Bikes and longboards pepper the campus as primary mode of transportation on the campus. The ski/snowboard club is biggest club on campus and they sponsor Sleep to the Slopes which transports a packed bus of kids at 5 am to the local mountains for hiking, skiing and snowboarding every weekend.
Freshmen live on campus and there are a variety of residential/academic living options: major-based living and learning, hobby-based living and learning, and new in 2017 FIGs (First Year Interest Groups) focused on specialized academic topics (examples include Sustainable Communities and Cultures, Social Justice).
About 90% of students move off-campus after freshman year and live about 10 minutes away in “the Hill” neighborhood. There is no need for a car as buses run on campus and to Walmart and Target and every 15 minutes to Denver. Students receive a free bus pass.
Game days are big at Boulder and there is lots of school spirit. For $99, students have season tickets to both football and basketball games. All other sporting events are free. CU buses fans into Denver for special games.
CU Boulder home to 26,000 undergraduates, 30,000 students total. About 40% of students come from outside of Colorado.
CU Boulder is Common Application exclusive and students are strongly encouraged to apply EA as they give rolling responses. Students are automatically considered for merit scholarships, there are some merit scholarships available for out-of-state students. They encourage all applicants to file the FAFSA for scholarship consideration. They consider weighted GPAs as reported by your high school, and they superscore the SAT but do not superscore the ACT.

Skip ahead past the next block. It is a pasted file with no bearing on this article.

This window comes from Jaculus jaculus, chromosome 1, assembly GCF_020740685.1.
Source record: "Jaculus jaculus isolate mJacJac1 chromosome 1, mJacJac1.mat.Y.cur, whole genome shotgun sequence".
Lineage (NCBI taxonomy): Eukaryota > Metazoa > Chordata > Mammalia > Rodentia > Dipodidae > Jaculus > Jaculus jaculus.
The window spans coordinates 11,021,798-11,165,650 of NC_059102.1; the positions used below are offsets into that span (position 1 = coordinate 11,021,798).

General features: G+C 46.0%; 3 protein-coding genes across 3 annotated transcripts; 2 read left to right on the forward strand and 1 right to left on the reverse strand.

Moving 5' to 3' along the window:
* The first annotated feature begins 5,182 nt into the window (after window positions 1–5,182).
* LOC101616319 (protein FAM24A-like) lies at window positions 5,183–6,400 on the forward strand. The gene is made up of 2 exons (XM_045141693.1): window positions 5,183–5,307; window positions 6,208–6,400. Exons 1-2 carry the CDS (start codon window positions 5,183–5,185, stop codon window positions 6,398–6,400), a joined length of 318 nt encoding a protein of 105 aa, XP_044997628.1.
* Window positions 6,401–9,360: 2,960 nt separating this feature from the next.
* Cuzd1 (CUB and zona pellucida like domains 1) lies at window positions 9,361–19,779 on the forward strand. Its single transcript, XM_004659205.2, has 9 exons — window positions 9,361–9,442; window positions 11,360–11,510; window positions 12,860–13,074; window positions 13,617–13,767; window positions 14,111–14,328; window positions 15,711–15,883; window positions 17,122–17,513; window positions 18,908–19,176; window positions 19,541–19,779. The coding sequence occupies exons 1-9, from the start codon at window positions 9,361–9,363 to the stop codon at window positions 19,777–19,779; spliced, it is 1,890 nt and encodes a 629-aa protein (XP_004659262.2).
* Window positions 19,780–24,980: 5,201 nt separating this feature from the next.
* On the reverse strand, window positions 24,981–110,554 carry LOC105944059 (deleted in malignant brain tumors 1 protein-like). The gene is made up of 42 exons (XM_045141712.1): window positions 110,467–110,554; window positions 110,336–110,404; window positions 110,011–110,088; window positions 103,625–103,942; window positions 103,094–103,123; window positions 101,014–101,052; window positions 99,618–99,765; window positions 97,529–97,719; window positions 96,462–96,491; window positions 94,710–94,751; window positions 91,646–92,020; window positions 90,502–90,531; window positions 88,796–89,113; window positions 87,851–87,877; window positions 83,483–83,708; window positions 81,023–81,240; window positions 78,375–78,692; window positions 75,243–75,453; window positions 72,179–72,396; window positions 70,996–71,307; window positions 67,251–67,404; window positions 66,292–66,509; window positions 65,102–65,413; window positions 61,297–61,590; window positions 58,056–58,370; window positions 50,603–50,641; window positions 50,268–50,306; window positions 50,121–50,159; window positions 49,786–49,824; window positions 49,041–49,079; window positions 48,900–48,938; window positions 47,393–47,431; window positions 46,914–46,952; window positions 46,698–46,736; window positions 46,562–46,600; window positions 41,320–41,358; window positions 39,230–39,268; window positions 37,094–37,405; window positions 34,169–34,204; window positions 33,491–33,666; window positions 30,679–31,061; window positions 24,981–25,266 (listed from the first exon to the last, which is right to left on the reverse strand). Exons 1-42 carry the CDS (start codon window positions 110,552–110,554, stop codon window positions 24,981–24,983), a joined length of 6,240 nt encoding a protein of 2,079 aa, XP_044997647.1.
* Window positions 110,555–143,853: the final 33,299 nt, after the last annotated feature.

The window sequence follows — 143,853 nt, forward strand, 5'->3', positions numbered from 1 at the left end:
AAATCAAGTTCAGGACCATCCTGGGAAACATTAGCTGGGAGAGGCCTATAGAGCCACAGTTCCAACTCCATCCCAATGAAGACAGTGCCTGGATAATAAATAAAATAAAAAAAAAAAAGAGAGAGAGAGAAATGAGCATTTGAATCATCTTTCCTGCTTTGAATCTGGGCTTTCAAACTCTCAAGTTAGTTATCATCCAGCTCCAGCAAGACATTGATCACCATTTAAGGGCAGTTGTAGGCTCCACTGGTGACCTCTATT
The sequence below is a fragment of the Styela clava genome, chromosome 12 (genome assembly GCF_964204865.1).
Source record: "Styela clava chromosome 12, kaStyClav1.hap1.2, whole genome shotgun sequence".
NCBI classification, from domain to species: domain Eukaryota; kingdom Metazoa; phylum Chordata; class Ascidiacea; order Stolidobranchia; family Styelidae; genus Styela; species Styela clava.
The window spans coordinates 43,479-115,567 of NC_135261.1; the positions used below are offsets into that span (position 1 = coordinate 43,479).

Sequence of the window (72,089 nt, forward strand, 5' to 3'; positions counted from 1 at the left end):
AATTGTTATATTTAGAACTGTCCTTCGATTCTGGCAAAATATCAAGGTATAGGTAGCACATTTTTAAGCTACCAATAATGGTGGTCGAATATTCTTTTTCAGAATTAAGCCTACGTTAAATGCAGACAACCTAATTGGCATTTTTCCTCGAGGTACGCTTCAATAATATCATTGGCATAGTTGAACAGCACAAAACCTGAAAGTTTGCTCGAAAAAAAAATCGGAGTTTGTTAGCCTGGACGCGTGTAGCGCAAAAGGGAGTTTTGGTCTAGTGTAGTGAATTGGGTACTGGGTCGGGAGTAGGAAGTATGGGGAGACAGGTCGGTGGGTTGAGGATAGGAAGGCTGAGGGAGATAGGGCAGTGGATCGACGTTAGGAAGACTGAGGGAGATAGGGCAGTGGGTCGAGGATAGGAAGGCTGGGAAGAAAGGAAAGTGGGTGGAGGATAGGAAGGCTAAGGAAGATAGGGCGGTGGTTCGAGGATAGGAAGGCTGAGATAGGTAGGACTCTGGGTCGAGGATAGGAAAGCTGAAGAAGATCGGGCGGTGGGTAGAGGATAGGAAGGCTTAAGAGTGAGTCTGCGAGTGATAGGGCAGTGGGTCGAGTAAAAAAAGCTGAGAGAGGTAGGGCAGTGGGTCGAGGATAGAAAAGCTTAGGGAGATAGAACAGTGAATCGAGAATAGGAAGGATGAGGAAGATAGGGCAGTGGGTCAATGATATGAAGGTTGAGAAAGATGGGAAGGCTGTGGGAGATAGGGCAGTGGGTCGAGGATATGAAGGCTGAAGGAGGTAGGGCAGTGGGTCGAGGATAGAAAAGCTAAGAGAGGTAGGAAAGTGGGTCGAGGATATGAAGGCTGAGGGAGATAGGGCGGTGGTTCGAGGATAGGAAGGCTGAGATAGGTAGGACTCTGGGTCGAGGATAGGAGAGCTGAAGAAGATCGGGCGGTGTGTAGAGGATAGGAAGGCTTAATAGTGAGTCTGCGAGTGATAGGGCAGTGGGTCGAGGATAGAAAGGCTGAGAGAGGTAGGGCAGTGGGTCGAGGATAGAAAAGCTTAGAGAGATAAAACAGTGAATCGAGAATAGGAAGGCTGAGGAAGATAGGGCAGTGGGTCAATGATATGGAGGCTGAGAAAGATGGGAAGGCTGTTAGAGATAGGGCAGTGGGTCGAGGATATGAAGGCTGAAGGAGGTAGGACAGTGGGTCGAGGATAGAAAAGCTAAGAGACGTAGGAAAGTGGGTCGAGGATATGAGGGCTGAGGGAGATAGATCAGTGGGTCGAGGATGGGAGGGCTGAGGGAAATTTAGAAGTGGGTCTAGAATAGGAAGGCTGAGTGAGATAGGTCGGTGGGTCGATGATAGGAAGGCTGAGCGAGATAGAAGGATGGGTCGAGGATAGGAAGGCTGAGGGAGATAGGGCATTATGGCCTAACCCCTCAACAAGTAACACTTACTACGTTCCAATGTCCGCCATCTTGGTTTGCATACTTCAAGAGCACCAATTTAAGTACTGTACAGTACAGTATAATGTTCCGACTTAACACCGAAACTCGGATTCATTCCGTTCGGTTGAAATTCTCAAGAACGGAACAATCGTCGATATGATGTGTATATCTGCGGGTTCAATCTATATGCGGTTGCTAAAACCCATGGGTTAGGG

The College of Arts & Sciences is, by far, the largest college and the College of Engineering and Applied Science and the Leeds School of Business are the most competitive colleges. Students apply directly to a major, and if a student applies to one of the more selective programs or colleges and is not admitted, they will be automatically considered for admission to the College of Arts & Sciences. It is possible to move from Arts & Sciences to Business, but it is extremely difficult to transfer into Engineering.
The profile of the middle 50% of accepted students into Engineering is weighted GPA of 3.87-4.0, ACT of 29-33, new SAT of 1290-1470. They are particularly interested in grades in math and science classes and pre-calculus is the lowest math they’ll consider. Calculus is more the norm. Aerospace, Mechanical, Computer Science and Chemical engineering are among the most competitive majors. There is an Open Option within the College of Engineering and there is no penalty for undecided students making that selection.
Business majors have a GPA of 3.54-4.0, ACT of 27-31, and new SAT of 1270-1380. Grades in math classes are very important.
Mid-50% admission statistics for Arts & Sciences are: GPA 3.37-4.0, ACT 24-30, new SAT 1170-1350.
CU Boulder is a solid choice for an outdoor enthusiast who wants the advantages of a big research university and big sports. The cities of Boulder and Denver are easily accessible and offer a multitude of cultural activities.